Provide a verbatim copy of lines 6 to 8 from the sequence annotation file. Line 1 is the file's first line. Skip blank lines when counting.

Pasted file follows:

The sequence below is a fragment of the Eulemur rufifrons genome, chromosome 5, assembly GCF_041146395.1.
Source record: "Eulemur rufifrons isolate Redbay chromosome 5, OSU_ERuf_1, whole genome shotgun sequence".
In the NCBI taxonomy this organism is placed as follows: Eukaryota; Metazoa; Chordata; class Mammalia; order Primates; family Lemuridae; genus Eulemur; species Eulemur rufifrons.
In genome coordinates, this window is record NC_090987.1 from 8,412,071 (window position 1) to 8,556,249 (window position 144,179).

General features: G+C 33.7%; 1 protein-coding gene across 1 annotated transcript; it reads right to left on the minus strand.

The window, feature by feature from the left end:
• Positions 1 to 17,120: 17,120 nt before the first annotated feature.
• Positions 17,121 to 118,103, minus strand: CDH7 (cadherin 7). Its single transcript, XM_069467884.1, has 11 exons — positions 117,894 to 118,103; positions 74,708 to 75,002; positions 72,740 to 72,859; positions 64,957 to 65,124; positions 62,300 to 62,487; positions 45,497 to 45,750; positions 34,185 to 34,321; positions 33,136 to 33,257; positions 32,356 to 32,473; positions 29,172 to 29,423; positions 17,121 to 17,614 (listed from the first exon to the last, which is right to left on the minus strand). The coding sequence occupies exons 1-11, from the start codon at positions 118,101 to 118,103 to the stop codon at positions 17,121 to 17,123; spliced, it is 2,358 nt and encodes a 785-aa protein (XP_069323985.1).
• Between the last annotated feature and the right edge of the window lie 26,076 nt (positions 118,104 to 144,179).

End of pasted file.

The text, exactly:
The window, feature by feature from the left end:
• Positions 1 to 17,120: 17,120 nt before the first annotated feature.
• Positions 17,121 to 118,103, minus strand: CDH7 (cadherin 7). Its single transcript, XM_069467884.1, has 11 exons — positions 117,894 to 118,103; positions 74,708 to 75,002; positions 72,740 to 72,859; positions 64,957 to 65,124; positions 62,300 to 62,487; positions 45,497 to 45,750; positions 34,185 to 34,321; positions 33,136 to 33,257; positions 32,356 to 32,473; positions 29,172 to 29,423; positions 17,121 to 17,614 (listed from the first exon to the last, which is right to left on the minus strand). The coding sequence occupies exons 1-11, from the start codon at positions 118,101 to 118,103 to the stop codon at positions 17,121 to 17,123; spliced, it is 2,358 nt and encodes a 785-aa protein (XP_069323985.1).